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2 Pipe - installing crossover trap @ end of main. Piping plan attached - feedback?

Hello Wall,

This is a 1920's Mouat 2 pipe vapor system where the steam mains and dry returns run parallel to each other for each of the two steam mains. There is currently no main venting on either main and 3 Gorton #2's on the long main's dry return and 2 on the short main's.

The boiler is oversized for the house (525,000 BTU/hr for probably 900 EDR, haven't calculated that yet) so I want to massively vent to keep runtime to a minimum. As many of you have figured out, Gorton #2s are expensive and somewhat unreliable when used as a steam main vent, so I was thinking of ways to minimize the cost of this venting project while maximizing performance. Attached is a piping diagram of what I came up with. Credit to all of the posts I read here on the wall for inspiration, and Gerry Gill's and Steve Pajek's Venting Capacity Chart.

The idea is to use Mepco 2E thermostatic 3/4'' radiator traps between the steam main drip and the dry return drip. These vent about 1.5x CFM as a Gorton #2 and I got them new on eBay for a third of the cost of a Gorton #2. I plan on using 3 of the traps in parallel, which nearly maxes out the max flow rate of a 1'' open pipe, and should vent my mains in just under one minute.

I intend to install an elbow facing up from the tee on the steam main drip to keep any condensate from hitting the traps, which should keep them cleaner and hopefully working for a long time. The traps would then outlet into a 1.25'' manifold which tees into the dry return.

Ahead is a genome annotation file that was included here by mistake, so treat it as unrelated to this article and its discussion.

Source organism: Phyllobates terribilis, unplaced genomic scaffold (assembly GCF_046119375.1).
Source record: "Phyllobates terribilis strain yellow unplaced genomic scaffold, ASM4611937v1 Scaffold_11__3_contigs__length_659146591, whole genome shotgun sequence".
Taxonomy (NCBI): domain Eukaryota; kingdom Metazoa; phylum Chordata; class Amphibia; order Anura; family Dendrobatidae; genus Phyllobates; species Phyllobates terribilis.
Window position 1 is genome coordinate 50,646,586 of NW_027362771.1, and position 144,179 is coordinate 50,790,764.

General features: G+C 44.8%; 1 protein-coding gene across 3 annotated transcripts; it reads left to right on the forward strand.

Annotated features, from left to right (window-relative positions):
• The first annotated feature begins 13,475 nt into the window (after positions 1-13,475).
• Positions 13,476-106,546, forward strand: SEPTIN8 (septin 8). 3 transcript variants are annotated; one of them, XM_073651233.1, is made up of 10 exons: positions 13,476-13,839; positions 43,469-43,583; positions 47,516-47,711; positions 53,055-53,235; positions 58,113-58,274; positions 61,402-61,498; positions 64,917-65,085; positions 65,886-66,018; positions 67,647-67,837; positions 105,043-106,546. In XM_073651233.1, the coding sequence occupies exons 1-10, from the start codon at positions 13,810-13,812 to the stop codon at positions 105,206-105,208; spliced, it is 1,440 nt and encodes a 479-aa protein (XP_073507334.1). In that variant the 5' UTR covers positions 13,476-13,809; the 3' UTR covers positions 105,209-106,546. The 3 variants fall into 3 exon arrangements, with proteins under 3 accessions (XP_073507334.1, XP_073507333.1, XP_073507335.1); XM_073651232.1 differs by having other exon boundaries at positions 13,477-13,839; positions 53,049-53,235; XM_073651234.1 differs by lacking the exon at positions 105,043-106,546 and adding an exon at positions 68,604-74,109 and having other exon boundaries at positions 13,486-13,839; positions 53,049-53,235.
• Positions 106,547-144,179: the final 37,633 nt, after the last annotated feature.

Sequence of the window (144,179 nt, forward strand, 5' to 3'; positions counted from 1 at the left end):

Once steam hits these traps, they will close, and the venting antler on the dry return essentially swaps from being a main vent into venting the dry return. I intend to install a bunch of vents on this 1.25'' manifold, as I estimate that I have close to 40 cubic feet of air in the system aside from the mains. Thinking about 8 CFM at 1 oz for each of the two venting stations, using my existing Gorton #2s and some extra thermostatic traps I have. These should never see steam unless a radiator trap somewhere fails. The waterline of the new boiler is a good 3' below the old one, so not worried about water getting this high. Using a vaporstat with cut out at 4 oz.

Am I missing anything here? I assume these 90 year old pipes will be a bear to get off, and may have to end up cracking some fittings to get this work done.

Another side benefit of having one venting station instead of one on the steam main and one on the return is that if I want to play around with putting the system into a vacuum after a cycle ends, there are a lot fewer vacuum check valves to purchase.

Comments

  • Jamie Hall
    Jamie Hall Member Posts: 22,878
    Looks good to me, given what you are working with. You'll love it!
    Br. Jamie, osb
    Building superintendent/caretaker, 7200 sq. ft. historic house museum with dependencies in New England
  • hvacfreak2
    hvacfreak2 Member Posts: 500
    That seems to be the way to do it on that system for sure. Just curious , how were those systems originally vented ?
    hvacfreak

    Mechanical Enthusiast

    Burnham MST 396 , 60 oz gauge , Tigerloop , Firomatic Check Valve , Mcdonnell Miller 67 lwco , Danfoss RA2k TRV's

    Easyio FG20 Controller

    OatKing
  • Dave in QCA
    Dave in QCA Member Posts: 1,784
    The Mouat system originally ran at about 3 oz of pressure at the boiler and it was controlled well. As a result, no other device was necessary to protect against rising water in the returns. Also, there were no vents on the mains or crossover traps. The condensate lines were vented with a special Mouat venting device which was designed to hold vacuum.